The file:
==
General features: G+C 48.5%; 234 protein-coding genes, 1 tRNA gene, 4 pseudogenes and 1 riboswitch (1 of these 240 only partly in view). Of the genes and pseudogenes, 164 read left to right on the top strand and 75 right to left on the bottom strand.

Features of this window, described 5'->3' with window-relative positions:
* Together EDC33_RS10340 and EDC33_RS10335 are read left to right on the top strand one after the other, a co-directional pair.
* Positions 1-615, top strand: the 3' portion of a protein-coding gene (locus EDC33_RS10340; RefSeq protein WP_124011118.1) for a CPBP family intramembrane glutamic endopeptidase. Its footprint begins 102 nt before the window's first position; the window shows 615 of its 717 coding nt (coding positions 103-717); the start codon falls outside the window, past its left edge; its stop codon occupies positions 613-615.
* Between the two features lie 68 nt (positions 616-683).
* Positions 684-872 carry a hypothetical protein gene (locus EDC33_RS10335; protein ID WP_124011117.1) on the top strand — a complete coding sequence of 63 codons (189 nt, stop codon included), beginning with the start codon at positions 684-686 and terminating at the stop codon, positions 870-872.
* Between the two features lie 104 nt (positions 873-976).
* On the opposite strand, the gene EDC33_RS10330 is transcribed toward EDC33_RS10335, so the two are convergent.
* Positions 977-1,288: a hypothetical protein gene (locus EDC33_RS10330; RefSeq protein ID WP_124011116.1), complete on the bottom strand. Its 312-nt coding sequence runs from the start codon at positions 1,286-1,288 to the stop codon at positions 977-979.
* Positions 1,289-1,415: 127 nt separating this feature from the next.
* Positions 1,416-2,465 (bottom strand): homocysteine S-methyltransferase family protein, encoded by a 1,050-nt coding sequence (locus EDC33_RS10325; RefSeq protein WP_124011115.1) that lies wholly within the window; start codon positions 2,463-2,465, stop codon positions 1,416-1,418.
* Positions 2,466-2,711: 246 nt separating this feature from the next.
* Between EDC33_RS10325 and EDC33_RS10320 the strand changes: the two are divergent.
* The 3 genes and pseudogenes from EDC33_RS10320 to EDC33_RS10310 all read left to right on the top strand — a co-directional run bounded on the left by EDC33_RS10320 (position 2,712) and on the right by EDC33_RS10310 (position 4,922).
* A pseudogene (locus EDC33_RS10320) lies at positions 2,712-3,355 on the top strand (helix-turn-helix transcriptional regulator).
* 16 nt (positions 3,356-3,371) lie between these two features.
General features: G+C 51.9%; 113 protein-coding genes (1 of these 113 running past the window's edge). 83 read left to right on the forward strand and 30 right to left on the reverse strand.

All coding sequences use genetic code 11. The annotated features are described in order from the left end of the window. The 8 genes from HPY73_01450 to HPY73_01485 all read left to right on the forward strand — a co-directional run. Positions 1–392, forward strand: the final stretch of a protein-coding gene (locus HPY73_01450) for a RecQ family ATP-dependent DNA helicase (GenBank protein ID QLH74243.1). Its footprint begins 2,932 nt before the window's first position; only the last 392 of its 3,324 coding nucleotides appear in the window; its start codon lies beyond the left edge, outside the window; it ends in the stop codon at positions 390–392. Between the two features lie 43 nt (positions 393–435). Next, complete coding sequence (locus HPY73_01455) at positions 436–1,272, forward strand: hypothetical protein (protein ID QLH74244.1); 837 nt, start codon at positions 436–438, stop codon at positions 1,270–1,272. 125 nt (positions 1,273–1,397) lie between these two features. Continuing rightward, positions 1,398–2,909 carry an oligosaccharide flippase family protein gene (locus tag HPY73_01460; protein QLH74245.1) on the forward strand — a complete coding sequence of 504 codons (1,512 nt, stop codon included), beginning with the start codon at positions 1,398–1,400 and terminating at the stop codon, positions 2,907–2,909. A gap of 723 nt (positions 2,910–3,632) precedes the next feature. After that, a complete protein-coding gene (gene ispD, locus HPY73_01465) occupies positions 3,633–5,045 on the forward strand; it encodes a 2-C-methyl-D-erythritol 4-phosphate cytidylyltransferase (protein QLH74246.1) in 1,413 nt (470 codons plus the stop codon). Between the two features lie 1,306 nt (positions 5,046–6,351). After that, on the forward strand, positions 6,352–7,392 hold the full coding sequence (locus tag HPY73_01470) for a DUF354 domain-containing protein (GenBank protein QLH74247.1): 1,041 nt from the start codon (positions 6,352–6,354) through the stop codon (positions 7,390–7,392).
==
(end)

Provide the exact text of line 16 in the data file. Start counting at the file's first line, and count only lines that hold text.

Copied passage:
* 16 nt (positions 3,356-3,371) lie between these two features.